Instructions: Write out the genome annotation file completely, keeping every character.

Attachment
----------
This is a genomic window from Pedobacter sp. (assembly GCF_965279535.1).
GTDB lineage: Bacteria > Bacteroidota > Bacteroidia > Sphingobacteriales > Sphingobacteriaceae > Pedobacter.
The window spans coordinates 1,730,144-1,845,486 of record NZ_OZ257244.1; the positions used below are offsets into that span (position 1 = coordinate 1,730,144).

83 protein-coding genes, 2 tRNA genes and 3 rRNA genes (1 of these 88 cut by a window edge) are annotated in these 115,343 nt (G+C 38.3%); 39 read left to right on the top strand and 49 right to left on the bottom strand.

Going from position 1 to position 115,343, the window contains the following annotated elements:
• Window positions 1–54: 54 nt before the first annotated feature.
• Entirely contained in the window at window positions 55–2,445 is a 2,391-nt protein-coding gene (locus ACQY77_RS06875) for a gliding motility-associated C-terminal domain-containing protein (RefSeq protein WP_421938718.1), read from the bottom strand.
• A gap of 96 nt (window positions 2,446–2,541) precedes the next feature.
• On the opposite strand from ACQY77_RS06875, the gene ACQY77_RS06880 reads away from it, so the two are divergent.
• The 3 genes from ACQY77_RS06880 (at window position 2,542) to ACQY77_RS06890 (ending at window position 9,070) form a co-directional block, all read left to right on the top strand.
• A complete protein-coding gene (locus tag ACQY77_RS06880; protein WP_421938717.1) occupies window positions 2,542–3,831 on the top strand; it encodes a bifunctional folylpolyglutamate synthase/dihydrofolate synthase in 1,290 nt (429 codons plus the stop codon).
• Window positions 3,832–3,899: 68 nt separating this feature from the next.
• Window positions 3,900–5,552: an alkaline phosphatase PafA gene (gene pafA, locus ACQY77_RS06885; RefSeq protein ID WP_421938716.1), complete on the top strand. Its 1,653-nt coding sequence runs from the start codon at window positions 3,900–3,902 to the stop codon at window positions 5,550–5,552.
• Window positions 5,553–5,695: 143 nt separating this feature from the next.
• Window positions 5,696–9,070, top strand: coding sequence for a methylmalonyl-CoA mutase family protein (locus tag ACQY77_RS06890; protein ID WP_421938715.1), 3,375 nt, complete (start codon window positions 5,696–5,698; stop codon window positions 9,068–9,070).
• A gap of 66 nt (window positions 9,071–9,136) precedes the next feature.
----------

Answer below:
This is a genomic window from Pedobacter sp. (assembly GCF_965279535.1).
GTDB lineage: Bacteria > Bacteroidota > Bacteroidia > Sphingobacteriales > Sphingobacteriaceae > Pedobacter.
The window spans coordinates 1,730,144-1,845,486 of record NZ_OZ257244.1; the positions used below are offsets into that span (position 1 = coordinate 1,730,144).

83 protein-coding genes, 2 tRNA genes and 3 rRNA genes (1 of these 88 cut by a window edge) are annotated in these 115,343 nt (G+C 38.3%); 39 read left to right on the top strand and 49 right to left on the bottom strand.

Going from position 1 to position 115,343, the window contains the following annotated elements:
• Window positions 1–54: 54 nt before the first annotated feature.
• Entirely contained in the window at window positions 55–2,445 is a 2,391-nt protein-coding gene (locus ACQY77_RS06875) for a gliding motility-associated C-terminal domain-containing protein (RefSeq protein WP_421938718.1), read from the bottom strand.
• A gap of 96 nt (window positions 2,446–2,541) precedes the next feature.
• On the opposite strand from ACQY77_RS06875, the gene ACQY77_RS06880 reads away from it, so the two are divergent.
• The 3 genes from ACQY77_RS06880 (at window position 2,542) to ACQY77_RS06890 (ending at window position 9,070) form a co-directional block, all read left to right on the top strand.
• A complete protein-coding gene (locus tag ACQY77_RS06880; protein WP_421938717.1) occupies window positions 2,542–3,831 on the top strand; it encodes a bifunctional folylpolyglutamate synthase/dihydrofolate synthase in 1,290 nt (429 codons plus the stop codon).
• Window positions 3,832–3,899: 68 nt separating this feature from the next.
• Window positions 3,900–5,552: an alkaline phosphatase PafA gene (gene pafA, locus ACQY77_RS06885; RefSeq protein ID WP_421938716.1), complete on the top strand. Its 1,653-nt coding sequence runs from the start codon at window positions 3,900–3,902 to the stop codon at window positions 5,550–5,552.
• Window positions 5,553–5,695: 143 nt separating this feature from the next.
• Window positions 5,696–9,070, top strand: coding sequence for a methylmalonyl-CoA mutase family protein (locus tag ACQY77_RS06890; protein ID WP_421938715.1), 3,375 nt, complete (start codon window positions 5,696–5,698; stop codon window positions 9,068–9,070).
• A gap of 66 nt (window positions 9,071–9,136) precedes the next feature.